On March 09, 2020, two U.S. Department of Health and Human Services (HHS) agencies released a pair of final rules regarding patient access to data, data blocking, and interoperability. Initially proposed last year, the rules significantly update how providers, insurers and patients exchange health data and are intended to support seamless and secure access, exchange and use of electronic health information (EHI). In general, the rules require health care providers and insurers to adopt standardized application programming interfaces (APIs), which connect information technology (IT) systems such as electronic health records with third-party apps, and allow individuals to access their EHI through smartphone apps.
The first rule, Interoperability and Patient Access, from HHS’s Centers for Medicare & Medicaid Services (CMS) requires issuers of Medicare Advantage, Medicaid, CHIP and Exchange individual health plans to make patient EHI downloadable using a common data sharing standard. It also requires hospitals to send electronic admissions, discharge and transfer information to patients’ primary care providers.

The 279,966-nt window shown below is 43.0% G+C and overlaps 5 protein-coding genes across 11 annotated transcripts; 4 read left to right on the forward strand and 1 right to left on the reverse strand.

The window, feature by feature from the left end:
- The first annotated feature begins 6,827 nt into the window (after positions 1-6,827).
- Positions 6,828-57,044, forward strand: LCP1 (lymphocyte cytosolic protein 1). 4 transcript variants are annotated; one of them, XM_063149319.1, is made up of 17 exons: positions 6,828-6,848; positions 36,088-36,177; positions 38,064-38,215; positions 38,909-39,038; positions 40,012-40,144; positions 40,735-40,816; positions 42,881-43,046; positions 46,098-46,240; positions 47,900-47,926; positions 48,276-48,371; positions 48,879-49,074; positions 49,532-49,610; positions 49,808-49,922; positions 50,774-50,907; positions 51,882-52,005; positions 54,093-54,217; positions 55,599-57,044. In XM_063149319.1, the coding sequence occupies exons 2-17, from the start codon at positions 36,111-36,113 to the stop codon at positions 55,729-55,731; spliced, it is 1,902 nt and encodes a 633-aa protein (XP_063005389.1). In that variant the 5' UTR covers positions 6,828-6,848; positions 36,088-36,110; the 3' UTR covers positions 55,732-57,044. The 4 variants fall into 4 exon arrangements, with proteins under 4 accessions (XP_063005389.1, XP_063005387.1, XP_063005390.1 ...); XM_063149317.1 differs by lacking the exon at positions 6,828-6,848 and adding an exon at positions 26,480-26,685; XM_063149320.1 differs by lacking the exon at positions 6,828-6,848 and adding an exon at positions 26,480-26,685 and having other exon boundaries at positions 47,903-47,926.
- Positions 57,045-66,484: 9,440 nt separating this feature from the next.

The second rule, 21st Century Cures Act: Interoperability, Information Blocking, and the ONC Health IT Certification Program, from the Office of the National Coordinator of Health Information and Technology (ONC) requires health IT vendors to make patient data downloadable using the same common data sharing standard. Additionally, the ONC rule prohibits “information blocking,” which includes any practice by a provider, health IT developer, health information exchange, or health information network that interferes with, prevents, or materially discourages access, exchange, or use of EHI with certain exceptions. The rule further outlines situations in which blocking data transfer would be allowed, including instances when releasing certain information could harm the patient.
The effective dates of these rules are 60 days after the date they are formally published in the Federal Register; however, some requirements have later effective dates ranging from Jan. 1, 2021 to Jan. 1, 2022.
We encourage you to bookmark Informed on Reform, where we continuously update information on legislation and regulatory changes impacting health plans.
As the health care landscape continues to evolve, Informed on Reform breaking news alerts are expanding to cover a broader range of topics. We will continue to provide updates and alerts on the Affordable Care Act as well as any key federal legislation, regulations or executive orders that could potentially impact health plans.